Saudi journalist and TV host Nadine Al-Budair, who operates out of Qatar, is becoming a viral sensation in her homeland and abroad, thanks to a three-minute editorial tirade she gave on air a week ago. Far from pretending that terrorist attacks on soft Western targets have nothing to do with Islam, as we’ve heard so often from that faith’s reflexive defenders, Al-Budair lit up the screen by arguing the opposite:
“Whenever terrorism murders peaceful civilians, the smart-
afflecksalecks and the hypocrites vie with one another in saying that these people do not represent Islam or the Muslims. Perhaps one of them could tell us who does represent Islam and Muslims.”
She points out that it’s not random Muslim highway robbers or drug addicts who bomb people to smithereens, as some Arab media have claimed in all seriousness.
“It is we who blow ourselves up. It is we who blow up others. … Why do the sheikhs, the pundits, the journalists and all the Arab officials insist upon not using their conscience when they point to the perpetrators? Don’t these perpetrators emerge from our environment? Don’t their families belong to our society? …
After the abominable Brussels bombings, it’s time for us to feel shame and stop acting as if the terrorists are a rarity. We must admit that they are present everywhere, that their nationality is Arab, and that they adhere to the religion of Islam. We must acknowledge that we are the ones who gave birth to them, and that we have made them memorize all the teachings of the Salafi books. We must admit that it is the schools and universities we established that told them the others are infidels. We must admit that we all — the different sects and faiths, the Sunnis and the Shia — adhere to one school and one school only: the “freezing of the mind” school. Don’t ask! Don’t think! Don’t resist orders! Welcome to the Arab Mashriq. …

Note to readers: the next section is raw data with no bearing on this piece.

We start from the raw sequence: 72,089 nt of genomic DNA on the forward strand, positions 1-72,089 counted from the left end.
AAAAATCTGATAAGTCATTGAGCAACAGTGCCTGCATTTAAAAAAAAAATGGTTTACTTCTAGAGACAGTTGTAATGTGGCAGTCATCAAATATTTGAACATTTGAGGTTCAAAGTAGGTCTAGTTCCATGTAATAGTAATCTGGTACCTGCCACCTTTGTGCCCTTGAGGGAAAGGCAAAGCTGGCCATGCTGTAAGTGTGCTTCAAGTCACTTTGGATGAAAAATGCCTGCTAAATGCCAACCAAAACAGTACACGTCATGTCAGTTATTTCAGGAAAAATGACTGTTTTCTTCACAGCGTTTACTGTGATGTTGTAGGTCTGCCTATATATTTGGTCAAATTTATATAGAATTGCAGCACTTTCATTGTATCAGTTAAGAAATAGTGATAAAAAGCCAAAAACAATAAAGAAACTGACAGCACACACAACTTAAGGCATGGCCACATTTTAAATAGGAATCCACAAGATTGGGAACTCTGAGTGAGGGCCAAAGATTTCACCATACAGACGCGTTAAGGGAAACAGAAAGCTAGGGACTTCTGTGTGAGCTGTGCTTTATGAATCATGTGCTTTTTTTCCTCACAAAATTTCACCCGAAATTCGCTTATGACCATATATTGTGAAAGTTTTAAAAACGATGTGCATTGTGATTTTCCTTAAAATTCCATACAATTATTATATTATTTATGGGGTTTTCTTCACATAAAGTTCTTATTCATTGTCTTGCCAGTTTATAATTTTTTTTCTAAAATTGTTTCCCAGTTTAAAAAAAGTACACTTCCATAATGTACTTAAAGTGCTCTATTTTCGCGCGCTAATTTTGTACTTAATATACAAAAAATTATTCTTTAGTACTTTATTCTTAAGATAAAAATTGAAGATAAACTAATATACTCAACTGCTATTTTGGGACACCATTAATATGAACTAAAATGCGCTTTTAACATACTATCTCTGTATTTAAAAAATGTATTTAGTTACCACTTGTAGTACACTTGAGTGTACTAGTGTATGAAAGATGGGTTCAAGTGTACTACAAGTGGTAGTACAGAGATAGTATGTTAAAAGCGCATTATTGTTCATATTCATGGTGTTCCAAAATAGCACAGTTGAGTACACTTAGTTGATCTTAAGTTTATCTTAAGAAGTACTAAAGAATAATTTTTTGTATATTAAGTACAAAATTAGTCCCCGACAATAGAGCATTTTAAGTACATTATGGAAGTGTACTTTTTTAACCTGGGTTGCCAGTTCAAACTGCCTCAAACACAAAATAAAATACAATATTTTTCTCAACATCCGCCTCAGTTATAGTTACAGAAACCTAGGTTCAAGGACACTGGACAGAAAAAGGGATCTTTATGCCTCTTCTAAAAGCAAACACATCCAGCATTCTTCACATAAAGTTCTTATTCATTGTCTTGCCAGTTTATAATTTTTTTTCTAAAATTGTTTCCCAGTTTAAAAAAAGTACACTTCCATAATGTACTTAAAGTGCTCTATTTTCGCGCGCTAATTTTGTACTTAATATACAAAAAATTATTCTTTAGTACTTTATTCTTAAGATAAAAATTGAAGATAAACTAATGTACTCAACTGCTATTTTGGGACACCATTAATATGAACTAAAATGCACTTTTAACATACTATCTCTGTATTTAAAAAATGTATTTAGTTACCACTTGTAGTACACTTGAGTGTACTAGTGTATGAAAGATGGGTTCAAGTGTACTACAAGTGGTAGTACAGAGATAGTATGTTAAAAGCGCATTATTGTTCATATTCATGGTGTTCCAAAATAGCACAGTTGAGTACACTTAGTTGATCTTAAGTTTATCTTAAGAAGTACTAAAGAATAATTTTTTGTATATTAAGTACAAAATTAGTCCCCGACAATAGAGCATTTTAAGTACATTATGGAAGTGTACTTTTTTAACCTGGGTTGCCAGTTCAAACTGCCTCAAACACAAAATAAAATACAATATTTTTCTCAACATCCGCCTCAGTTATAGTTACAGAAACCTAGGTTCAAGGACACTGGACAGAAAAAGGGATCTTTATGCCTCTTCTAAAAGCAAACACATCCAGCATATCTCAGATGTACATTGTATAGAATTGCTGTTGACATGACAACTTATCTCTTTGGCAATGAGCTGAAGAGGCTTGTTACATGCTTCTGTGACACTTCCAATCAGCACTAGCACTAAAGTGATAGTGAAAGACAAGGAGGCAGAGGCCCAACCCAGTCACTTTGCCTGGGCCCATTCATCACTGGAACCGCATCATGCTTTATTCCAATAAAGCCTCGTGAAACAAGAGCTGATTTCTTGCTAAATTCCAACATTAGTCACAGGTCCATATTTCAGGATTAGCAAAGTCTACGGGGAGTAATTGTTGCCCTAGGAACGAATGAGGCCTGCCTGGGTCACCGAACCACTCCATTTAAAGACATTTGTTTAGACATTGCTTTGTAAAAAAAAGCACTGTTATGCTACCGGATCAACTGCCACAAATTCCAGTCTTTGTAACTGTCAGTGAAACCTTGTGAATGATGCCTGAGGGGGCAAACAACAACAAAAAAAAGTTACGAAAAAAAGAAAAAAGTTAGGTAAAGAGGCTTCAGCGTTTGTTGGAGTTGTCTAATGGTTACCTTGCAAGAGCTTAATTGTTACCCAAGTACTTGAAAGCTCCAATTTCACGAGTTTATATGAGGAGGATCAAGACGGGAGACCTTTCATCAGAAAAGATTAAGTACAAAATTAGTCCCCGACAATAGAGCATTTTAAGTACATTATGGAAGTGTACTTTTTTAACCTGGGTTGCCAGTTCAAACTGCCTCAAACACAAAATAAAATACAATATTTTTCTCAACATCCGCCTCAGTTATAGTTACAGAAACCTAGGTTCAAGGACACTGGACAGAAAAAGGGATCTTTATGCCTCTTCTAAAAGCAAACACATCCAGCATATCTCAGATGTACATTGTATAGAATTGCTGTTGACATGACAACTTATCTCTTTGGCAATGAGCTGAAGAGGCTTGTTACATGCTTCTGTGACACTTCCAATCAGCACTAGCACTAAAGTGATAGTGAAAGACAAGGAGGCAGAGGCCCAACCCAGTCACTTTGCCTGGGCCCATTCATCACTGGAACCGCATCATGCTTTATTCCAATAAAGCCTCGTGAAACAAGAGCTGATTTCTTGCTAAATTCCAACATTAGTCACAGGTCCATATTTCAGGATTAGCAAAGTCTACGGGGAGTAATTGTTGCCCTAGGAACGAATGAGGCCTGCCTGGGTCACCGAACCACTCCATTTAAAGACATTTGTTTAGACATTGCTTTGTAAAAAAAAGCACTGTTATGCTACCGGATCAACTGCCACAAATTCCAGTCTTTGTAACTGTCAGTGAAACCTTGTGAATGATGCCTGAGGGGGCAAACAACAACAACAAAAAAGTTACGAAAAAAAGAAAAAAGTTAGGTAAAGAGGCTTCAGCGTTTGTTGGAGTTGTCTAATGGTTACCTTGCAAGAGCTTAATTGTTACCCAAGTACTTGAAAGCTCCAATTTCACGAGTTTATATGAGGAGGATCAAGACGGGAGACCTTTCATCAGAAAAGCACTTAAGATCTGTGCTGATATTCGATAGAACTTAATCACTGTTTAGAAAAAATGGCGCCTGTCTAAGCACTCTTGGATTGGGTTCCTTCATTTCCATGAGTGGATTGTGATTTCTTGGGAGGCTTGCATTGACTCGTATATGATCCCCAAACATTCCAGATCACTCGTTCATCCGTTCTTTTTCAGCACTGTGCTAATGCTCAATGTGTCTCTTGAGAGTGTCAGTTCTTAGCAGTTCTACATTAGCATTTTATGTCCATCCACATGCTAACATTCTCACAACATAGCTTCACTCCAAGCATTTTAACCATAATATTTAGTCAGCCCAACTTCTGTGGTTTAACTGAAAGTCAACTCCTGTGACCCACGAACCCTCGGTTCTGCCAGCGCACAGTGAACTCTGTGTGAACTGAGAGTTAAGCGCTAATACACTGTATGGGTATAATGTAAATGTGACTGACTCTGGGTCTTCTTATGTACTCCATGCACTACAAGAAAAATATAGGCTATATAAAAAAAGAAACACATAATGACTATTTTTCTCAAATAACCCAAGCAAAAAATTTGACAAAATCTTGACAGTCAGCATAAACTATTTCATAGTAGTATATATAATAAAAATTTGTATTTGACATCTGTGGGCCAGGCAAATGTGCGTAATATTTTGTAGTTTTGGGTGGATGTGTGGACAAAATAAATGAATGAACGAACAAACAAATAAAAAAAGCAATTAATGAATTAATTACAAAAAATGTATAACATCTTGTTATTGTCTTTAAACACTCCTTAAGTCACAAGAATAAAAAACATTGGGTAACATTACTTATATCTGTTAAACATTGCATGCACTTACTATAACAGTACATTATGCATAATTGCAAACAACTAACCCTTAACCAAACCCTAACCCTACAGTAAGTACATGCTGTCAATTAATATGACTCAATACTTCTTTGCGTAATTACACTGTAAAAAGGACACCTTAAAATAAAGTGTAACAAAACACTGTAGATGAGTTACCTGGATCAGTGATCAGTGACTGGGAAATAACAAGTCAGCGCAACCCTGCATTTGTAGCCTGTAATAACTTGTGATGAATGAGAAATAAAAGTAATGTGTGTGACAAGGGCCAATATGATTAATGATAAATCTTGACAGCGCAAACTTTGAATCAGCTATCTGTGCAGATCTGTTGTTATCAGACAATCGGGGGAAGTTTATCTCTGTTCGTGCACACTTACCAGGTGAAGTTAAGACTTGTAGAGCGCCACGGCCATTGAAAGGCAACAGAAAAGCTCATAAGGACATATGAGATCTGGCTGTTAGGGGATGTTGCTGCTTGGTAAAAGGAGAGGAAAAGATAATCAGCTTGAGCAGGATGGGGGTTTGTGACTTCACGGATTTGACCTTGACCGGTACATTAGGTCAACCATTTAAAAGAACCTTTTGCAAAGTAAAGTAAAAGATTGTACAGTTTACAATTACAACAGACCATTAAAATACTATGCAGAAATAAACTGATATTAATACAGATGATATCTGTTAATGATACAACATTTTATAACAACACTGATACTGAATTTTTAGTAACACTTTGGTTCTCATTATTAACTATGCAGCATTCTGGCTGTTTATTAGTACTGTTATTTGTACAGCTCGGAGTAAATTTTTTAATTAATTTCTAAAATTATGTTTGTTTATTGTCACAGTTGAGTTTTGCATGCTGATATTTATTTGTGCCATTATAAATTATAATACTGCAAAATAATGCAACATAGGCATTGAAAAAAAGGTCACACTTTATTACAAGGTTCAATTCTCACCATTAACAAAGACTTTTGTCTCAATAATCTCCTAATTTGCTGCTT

Why don’t [the sheikhs] have the courage to declare that they are the ones who said that jihad is obligatory, and who legalized political wars, using futile and disgraceful exegeses which permit killing, enslavement, and destruction?”
Anyway, Al-Budair is on a roll. Days earlier, she published an editorial in Kuwait’s Al-Rai newspaper arguing that Arab countries have failed to make strides toward creating a comparatively open, equality-based society like the ones that are now common in the West. And she asked Muslim readers to consider what would have happened if the events of 9/11 had gone the other way — if freelance Christian terrorists had attacked civilian targets in an Islamic country, and killed thousands.
“Imagine a Western youth coming here and carrying out a suicide mission in one of our public squares in the name of the Cross. Imagine that two skyscrapers had collapsed in some Arab capital, and that an extremist Christian group, donning millennium-old garb, had emerged to take responsibility for the event, while stressing its determination to revive Christian teachings.”
It’s a cool thought experiment, but we know that that kind of aggression really only goes the other way; and I’m glad that even in the Muslim world, real liberals like Nadine Al-Budair get to point that out.